Teaching and learning.
We educate undergraduate, graduate, and professional students and veterinarians by delivering the most up-to-date scientific information in effective ways, encouraging leadership, facilitating experiential learning, and using technology to enhance the learning process.
We respect and support our colleagues; we are dedicated to developing skills, expertise, and diversity.
We proactively develop and support partnerships with individuals and organizations that share our scientific, professional, educational, and policy interests.
We hold ourselves to the highest ethical standards; we take responsibility for our actions in all facets of our work; we strive continuously to enhance our programs and services; we measure our effectiveness; and we report on our progress.
We lead by influencing and contributing to science, animal welfare, food animal agriculture, the veterinary profession, animal health, and public health.
Goal 1: Discovering and disseminating new knowledge to improve health and well-being at the interface of animals, humans, and the environment
- One Medicine, One Science: Develop the concept of one health at the interface of animals, humans, and the environment
- Research Culture: Stimulate a research culture • that energizes faculty leaders, develops core research facilities, and recruits, retains, trains, and rewards outstanding faculty and staff
- Signature Program in Emerging and Zoonotic Diseases: Detect new and emerging infectious diseases; investigate relationships between pathogens, their hosts, and the environment; and develop measures for disease prevention and control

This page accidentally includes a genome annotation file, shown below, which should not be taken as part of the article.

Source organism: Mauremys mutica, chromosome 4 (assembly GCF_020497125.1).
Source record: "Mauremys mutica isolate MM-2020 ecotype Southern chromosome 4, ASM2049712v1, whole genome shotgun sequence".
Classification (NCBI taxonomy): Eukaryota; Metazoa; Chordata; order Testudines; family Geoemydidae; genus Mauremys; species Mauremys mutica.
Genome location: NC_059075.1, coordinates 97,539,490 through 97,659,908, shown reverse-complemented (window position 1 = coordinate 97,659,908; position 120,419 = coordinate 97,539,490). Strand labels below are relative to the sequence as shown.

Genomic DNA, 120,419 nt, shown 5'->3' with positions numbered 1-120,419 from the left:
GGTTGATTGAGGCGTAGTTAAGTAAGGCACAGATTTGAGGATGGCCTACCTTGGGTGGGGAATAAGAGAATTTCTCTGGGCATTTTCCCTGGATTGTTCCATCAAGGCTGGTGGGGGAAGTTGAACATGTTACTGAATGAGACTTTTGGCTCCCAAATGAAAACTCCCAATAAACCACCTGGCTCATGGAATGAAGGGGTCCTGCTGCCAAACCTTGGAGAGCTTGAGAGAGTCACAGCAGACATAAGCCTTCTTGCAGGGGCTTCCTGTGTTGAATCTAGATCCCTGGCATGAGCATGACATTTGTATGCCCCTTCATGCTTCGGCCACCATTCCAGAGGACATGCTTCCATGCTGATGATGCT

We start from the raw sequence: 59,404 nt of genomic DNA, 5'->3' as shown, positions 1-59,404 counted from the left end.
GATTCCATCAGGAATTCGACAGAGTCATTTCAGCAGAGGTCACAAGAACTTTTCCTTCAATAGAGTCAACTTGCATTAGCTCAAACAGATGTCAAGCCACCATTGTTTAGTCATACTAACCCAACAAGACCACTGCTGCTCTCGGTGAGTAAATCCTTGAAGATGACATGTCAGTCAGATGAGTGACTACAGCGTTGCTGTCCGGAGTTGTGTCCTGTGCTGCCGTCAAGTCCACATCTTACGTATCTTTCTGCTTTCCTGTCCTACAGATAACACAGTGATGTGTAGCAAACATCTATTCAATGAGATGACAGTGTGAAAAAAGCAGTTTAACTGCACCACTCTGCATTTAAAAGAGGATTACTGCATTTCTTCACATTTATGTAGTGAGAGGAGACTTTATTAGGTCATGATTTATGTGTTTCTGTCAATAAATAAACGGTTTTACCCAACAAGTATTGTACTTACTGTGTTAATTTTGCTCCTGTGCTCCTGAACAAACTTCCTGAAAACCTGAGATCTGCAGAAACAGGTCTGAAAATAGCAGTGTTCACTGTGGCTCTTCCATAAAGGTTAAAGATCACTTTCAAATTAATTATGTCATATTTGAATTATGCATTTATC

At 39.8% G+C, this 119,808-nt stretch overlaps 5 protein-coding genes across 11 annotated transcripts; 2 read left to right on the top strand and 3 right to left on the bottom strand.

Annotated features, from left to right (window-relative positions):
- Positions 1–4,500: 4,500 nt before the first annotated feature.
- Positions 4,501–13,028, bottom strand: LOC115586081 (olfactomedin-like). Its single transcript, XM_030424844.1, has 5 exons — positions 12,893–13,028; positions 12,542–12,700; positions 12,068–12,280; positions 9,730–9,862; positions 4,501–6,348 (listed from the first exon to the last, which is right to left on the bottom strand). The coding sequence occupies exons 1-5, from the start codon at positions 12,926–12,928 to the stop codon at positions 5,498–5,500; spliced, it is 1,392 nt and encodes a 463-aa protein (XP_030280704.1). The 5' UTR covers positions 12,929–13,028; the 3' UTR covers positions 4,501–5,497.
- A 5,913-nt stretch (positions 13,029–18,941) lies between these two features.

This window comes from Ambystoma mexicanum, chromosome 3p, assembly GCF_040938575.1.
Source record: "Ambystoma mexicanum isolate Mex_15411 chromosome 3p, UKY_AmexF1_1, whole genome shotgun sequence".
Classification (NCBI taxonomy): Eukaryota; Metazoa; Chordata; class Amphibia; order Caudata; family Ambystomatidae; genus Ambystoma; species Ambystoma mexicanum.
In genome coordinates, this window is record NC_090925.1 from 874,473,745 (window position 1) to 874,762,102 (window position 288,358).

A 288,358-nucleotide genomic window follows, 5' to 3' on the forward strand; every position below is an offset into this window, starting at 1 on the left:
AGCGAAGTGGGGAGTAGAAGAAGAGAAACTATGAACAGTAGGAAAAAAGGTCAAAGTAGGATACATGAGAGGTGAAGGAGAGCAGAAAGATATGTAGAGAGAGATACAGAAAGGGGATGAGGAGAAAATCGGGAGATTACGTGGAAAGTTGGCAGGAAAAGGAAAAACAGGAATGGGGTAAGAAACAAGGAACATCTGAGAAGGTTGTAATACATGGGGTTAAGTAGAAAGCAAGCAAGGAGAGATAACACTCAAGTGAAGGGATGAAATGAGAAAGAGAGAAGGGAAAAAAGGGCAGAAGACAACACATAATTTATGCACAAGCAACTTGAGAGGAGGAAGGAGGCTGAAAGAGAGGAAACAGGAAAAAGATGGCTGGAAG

- Signature Program in Population Systems: Promote the health of livestock, wildlife, humans, and the environment, and address the critical nodes where they intersect with one another and with the food system
- Signature Program in Comparative Medicine: Develop and study animal models of human disease in the areas of oncology, inflammatory and chronic diseases, and molecular and genetic models of disease
Goal 2: Preparing students, graduates, faculty, and staff for successful careers
- Provide an excellent, science-based veterinary educational program to prepare students for leadership, life-long learning, and successful careers
- Recruit and retain D.V.M. students with attributes that contribute to the success of the profession
- Promote and facilitate D.V.M. student participation in the dual-degree D.V.M./M.P.H. program 14
- Expand learning opportunities for faculty and staff to achieve personal success and to advance the organization
- Promote an efficient infrastructure to support graduate program, faculty, student, and CVM needs in graduate education